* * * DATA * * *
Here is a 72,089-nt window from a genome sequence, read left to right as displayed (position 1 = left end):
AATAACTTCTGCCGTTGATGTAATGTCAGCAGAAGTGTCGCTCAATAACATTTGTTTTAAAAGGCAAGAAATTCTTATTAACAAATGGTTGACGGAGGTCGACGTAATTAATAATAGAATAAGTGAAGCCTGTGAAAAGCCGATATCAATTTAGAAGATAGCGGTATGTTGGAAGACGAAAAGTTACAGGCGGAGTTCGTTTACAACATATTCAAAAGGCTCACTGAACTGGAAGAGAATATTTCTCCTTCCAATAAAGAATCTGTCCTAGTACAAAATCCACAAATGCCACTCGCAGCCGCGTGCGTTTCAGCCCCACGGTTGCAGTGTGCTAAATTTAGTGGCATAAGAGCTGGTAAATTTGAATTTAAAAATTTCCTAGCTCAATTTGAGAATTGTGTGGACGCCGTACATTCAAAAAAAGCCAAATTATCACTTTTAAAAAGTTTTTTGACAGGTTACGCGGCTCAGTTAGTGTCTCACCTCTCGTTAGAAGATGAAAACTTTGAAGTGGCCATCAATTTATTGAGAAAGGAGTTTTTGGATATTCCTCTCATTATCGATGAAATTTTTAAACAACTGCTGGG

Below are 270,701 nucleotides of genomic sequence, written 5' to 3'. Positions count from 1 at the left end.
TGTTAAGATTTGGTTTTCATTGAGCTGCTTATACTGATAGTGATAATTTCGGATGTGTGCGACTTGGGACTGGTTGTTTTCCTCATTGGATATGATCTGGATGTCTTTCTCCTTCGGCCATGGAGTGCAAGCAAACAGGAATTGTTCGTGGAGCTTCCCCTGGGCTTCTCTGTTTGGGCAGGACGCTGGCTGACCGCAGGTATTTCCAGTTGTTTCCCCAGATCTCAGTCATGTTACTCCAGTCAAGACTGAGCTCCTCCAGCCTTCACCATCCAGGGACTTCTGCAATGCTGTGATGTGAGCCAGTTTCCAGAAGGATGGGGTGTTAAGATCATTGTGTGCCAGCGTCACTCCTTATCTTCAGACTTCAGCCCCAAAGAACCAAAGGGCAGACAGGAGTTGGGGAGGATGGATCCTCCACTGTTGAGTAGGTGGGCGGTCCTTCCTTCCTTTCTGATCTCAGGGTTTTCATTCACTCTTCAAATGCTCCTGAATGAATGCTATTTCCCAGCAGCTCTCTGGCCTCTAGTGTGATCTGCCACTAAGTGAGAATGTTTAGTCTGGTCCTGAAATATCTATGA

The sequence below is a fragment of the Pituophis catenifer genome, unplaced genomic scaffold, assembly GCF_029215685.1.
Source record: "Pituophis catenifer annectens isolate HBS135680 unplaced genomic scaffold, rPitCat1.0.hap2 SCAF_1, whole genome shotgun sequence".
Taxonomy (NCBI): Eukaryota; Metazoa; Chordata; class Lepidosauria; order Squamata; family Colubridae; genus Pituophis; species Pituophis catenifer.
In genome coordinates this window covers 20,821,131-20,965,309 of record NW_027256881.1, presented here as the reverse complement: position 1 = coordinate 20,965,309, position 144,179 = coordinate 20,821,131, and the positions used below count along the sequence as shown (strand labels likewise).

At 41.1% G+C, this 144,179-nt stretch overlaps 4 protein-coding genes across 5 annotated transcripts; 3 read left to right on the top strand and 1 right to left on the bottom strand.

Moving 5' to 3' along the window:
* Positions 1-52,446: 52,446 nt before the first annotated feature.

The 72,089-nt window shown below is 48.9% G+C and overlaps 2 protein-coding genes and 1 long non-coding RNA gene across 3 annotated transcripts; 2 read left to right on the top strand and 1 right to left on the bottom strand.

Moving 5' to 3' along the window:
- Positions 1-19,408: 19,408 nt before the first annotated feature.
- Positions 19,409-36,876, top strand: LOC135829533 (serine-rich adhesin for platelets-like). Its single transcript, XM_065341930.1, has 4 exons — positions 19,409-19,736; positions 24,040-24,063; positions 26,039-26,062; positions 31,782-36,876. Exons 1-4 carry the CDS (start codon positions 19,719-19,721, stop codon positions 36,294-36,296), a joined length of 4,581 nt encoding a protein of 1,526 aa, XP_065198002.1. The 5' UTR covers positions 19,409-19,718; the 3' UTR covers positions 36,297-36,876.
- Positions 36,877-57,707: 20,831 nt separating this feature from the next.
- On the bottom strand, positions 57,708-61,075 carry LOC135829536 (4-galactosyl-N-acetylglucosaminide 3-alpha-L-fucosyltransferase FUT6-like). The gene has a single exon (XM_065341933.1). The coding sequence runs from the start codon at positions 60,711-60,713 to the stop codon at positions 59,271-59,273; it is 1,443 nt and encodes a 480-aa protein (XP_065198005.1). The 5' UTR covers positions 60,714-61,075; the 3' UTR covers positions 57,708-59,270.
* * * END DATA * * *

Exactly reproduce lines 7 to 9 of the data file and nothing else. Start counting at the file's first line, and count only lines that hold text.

Taxonomy (NCBI): Eukaryota; Metazoa; Chordata; class Lepidosauria; order Squamata; family Colubridae; genus Pituophis; species Pituophis catenifer.
In genome coordinates this window covers 20,821,131-20,965,309 of record NW_027256881.1, presented here as the reverse complement: position 1 = coordinate 20,965,309, position 144,179 = coordinate 20,821,131, and the positions used below count along the sequence as shown (strand labels likewise).

At 41.1% G+C, this 144,179-nt stretch overlaps 4 protein-coding genes across 5 annotated transcripts; 3 read left to right on the top strand and 1 right to left on the bottom strand.